October 2017
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Job Candidates Should Really Interview Each Other

Tuesday, September 26, 2017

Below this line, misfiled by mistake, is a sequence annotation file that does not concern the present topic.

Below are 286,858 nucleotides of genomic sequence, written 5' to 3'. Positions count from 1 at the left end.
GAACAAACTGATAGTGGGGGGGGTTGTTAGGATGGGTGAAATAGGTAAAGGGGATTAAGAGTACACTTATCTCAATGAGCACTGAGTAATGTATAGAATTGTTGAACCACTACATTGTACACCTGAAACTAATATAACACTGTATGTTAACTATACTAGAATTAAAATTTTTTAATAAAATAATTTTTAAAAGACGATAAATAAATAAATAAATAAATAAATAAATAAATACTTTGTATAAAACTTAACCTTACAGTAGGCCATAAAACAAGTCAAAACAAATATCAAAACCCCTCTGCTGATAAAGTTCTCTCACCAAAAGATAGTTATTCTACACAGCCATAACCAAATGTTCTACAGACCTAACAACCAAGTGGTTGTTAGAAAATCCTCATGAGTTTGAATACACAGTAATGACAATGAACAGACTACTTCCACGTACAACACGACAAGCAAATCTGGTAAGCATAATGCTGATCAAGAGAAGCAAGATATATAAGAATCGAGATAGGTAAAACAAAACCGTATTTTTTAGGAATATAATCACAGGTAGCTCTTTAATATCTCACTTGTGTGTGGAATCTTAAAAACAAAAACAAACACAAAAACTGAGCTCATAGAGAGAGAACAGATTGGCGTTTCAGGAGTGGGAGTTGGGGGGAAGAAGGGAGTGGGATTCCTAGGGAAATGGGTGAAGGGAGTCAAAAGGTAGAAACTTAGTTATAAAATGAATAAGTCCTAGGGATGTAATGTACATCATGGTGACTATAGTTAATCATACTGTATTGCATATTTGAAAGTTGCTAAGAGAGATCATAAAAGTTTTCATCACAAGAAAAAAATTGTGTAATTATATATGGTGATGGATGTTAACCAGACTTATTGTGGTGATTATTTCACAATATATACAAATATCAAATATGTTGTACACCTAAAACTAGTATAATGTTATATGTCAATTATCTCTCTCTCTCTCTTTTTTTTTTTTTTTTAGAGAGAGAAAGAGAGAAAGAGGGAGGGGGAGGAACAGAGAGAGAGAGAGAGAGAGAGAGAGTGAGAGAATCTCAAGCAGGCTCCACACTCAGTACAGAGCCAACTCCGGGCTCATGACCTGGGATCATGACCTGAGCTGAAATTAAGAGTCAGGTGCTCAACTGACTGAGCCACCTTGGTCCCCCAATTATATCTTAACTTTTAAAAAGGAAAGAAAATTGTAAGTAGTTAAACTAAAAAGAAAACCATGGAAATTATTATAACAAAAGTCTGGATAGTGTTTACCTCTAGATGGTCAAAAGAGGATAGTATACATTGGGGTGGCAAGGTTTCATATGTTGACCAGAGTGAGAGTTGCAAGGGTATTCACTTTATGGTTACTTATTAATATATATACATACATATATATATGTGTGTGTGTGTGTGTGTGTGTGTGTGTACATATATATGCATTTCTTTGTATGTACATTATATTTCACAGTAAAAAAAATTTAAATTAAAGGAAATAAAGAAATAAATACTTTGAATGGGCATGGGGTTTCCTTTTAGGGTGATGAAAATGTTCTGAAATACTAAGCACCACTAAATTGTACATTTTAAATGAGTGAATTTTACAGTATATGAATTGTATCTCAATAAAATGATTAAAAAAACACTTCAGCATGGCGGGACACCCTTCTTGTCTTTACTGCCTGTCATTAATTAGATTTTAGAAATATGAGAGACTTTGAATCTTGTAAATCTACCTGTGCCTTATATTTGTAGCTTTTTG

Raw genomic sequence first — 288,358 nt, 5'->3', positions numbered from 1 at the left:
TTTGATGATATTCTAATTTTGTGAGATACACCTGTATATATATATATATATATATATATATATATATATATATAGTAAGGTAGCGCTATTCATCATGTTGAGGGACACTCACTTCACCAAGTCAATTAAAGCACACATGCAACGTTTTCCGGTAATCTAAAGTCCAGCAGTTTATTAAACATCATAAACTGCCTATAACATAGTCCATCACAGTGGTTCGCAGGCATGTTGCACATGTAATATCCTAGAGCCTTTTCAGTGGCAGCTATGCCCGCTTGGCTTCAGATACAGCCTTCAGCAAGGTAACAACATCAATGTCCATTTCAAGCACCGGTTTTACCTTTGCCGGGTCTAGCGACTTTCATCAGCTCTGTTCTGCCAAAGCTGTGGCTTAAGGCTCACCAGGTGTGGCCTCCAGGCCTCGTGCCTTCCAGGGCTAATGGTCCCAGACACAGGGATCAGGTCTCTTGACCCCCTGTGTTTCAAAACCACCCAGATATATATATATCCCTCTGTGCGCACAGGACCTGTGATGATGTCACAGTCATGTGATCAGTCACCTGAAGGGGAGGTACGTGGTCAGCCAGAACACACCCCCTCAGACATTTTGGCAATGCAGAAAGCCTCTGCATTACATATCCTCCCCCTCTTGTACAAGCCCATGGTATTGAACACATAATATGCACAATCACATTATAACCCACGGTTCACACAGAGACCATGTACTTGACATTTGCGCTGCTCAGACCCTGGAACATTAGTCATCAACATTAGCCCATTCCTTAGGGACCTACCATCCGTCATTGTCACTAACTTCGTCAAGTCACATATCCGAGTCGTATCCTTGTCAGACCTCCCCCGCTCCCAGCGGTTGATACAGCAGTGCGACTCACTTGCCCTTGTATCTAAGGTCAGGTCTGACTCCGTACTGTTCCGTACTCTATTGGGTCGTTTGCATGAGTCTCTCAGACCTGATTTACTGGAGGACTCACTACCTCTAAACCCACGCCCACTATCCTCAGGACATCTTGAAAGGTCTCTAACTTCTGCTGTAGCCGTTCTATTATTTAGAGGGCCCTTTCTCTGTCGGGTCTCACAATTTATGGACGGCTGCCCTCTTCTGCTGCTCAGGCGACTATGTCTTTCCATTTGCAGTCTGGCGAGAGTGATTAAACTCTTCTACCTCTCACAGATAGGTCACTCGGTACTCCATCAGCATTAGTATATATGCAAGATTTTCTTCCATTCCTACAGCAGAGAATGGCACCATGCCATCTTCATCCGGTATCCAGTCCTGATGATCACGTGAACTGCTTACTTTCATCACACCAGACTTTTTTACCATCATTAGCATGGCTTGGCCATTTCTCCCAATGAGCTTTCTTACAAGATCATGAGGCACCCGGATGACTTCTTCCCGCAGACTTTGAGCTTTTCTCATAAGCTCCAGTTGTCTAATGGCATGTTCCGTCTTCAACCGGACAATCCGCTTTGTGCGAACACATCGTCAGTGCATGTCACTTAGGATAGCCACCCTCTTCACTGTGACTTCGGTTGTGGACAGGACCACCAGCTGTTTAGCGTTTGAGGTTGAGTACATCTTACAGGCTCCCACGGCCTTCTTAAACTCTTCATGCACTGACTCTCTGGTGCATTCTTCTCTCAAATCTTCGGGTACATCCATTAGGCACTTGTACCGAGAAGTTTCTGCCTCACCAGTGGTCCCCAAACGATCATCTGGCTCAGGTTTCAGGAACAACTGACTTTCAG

In a traditional job interview, candidates sit down in front of an interviewer or team of interviewers and are asked questions about their past experiences, current skills, and how they would be an asset if given the opportunity for employment. The interviewers control the questions, pace, and format of the meeting. This is the norm, but some experts think this actually might be the worst way to identify who would potentially be a good fit. “That’s a terrible environment and exercise for making judgments about people,” Lawrence Miller, a Udemy Leadership coach, says. “The interviewer is a poor observer because he or she is performing at the same time. You are a much better observer of behavior when you can sit back and watch the candidates perform in a simulation that calls on the same skills required in the job.” Miller says the process works best if flipped upside-down, first allowing candidates to interview representatives from the company, and then interview each other. The first step, he says, helps the candidates decide if they actually want to work at the organization, and the second puts on display a candidate’s interpersonal skills and likability.

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